Reach Agreement – You do not need to “reinvent the wheel” in order to reach important agreements with your co-parent. Often I have recommended clients adopt language stating that both parents will follow CDC and Maryland Department of Health guidelines as well as orders by the MD Governor’s office (and any orders specific to the County where they reside) regarding COVID safety, travel, testing, etc. Make sure you address travelling with the child, testing when parents return from travel (even without the child), participation in extra-curricular activities (worship services, sports, dance, etc.) and schooling (virtual, hybrid, etc.) and work-related childcare.
Provide Consistency – it is widely accepted among child psychologists as well as Courts that a consistent approach between households is best for children. It provides them with some level of comfort and security, and lessens confusion and anxiety. If you recognize an inconsistency, speak to the other co-parent about it and try to reach a compromise.
Be Transparent – If and when problems or complications arise (exposure to COVID in one household, etc.) it is important to be transparent with the other parent, and for the other parent to be flexible in making the necessary changes – for example, keeping the child for extra time while someone in the other household is sick, perhaps offering “make up” time once the illness passes, etc. This time will require honesty, openness and working together. If/when the other co-parent tells you he/she has exposure or illness in their household – RESIST THE URGE to express frustration or judgment (“well, if you hadn’t been so careless…”). Even if you are right, it won’t help. You will be serving your child better by showing empathy, flexibility and support.
Remain Flexible and Adapt When Necessary – No choice during this time is static. Circumstances change in schools and in communities on a daily basis and therefore, your COVID plan may need to change as well. Adopting the general language (to follow CDC, Maryland Department of Health, State and County guidelines) will help both households to adapt when appropriate – as these are updated regularly, but also make sure to keep the conversation going. Once there has been any significant change that requires discussion, consider forwarding the alert/e-mail to the other co-parent and asking them to set aside a time to talk (away from the children) during the upcoming days (once everyone has had some time to digest the information).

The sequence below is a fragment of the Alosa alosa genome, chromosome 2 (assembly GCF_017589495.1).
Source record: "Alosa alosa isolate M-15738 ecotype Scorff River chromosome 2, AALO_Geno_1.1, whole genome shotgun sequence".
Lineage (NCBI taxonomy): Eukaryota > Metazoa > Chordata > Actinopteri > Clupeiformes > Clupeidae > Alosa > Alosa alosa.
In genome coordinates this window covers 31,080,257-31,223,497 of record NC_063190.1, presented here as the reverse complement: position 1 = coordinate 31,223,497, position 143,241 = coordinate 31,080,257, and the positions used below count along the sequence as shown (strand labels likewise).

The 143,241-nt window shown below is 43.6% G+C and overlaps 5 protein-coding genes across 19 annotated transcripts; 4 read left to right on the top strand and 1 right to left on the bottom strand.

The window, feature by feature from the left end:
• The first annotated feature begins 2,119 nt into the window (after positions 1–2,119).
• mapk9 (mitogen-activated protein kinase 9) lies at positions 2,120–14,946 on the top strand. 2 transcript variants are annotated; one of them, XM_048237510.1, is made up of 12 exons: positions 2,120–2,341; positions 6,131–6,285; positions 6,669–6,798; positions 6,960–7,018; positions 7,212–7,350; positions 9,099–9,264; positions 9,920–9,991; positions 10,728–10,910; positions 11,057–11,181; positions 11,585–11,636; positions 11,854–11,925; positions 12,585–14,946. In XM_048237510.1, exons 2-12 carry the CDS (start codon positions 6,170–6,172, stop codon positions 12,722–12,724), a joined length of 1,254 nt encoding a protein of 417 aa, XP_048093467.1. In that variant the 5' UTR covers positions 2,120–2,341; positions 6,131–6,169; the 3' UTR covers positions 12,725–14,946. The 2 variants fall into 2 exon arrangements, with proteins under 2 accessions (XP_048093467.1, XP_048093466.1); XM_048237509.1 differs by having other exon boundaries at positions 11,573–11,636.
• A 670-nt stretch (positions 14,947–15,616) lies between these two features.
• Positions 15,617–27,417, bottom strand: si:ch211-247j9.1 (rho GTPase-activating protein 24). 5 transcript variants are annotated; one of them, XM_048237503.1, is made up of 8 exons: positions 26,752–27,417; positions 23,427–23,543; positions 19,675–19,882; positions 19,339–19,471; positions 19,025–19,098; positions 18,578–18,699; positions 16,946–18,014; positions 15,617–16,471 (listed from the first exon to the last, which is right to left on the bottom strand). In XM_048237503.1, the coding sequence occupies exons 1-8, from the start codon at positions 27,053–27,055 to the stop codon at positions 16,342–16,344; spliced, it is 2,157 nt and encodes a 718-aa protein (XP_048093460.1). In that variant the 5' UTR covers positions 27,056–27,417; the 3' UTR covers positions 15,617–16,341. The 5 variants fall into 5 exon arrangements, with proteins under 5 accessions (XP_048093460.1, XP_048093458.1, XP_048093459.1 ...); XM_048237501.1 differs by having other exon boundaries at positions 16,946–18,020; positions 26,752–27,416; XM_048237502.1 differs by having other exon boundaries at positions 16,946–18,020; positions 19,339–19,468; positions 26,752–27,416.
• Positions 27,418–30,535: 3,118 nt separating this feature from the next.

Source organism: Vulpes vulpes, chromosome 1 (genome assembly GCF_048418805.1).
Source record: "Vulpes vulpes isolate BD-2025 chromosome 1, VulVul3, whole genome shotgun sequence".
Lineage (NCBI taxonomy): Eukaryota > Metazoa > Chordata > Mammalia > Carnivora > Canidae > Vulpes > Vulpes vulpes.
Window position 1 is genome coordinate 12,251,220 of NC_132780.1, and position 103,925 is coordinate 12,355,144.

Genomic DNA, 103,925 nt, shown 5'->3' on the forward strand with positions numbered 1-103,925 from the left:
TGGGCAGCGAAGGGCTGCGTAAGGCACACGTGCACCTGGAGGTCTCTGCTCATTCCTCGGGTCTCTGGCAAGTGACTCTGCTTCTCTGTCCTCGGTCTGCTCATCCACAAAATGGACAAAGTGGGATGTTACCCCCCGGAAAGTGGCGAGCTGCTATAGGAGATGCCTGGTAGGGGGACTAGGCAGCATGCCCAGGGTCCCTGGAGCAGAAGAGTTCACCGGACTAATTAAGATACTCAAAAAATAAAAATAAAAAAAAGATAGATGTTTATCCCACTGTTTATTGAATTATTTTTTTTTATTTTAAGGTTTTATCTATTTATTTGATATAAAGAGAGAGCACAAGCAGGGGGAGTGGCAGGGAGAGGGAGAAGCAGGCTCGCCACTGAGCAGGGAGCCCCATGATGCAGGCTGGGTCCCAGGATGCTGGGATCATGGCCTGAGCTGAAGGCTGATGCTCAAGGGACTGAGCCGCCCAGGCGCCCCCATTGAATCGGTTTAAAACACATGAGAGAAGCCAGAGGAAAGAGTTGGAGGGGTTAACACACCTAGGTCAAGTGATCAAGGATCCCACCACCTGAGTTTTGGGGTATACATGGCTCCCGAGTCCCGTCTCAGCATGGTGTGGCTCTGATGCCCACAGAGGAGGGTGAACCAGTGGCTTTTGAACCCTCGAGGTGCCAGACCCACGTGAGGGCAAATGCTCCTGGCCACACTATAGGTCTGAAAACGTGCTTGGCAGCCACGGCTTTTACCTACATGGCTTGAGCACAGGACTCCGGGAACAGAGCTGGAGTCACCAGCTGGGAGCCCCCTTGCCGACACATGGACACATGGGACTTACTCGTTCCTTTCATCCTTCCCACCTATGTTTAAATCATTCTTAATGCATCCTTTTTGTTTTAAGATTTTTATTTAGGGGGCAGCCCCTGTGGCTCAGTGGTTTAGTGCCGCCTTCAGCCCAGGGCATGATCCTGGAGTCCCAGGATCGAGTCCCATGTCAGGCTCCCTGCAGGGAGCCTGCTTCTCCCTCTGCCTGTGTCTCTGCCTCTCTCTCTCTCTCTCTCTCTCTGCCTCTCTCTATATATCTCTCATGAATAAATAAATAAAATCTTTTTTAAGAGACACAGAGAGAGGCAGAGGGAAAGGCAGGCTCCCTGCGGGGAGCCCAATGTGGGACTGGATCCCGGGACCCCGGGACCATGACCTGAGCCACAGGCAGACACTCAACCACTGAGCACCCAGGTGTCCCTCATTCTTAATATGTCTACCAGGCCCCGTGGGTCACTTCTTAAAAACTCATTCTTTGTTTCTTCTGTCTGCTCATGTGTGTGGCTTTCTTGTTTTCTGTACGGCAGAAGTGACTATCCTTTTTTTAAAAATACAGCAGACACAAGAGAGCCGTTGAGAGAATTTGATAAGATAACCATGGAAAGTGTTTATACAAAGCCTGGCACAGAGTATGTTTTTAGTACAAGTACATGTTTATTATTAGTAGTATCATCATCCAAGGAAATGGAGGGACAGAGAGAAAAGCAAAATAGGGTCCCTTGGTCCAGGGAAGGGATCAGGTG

Make sure Health Insurance is Covered – as many families are experiencing layoffs or furloughs from employment and other economic changes, it is important to discuss whether your child’s health insurance remains covered during this time. This was likely part of your initial custody or child support agreement, but make updates and changes as necessary in light of any employment changes. If you’re not sure how changes may impact health insurance (if it’s covered by the other co-parent for example) – make sure to ask!

These are incredibly difficult times where many families face very real and serious challenges. Nothing here is meant to undermine or ignore this reality or paint an overly-rosy view of our ability to change some negative external forces (that are likely to be with us for quite some time). Many find it helpful to focus on the things we can control such as some of the suggestions here. When and if you feel like you are in over your head, seek professional help (mental health professional, social worker, attorney) as needed. Hang in there!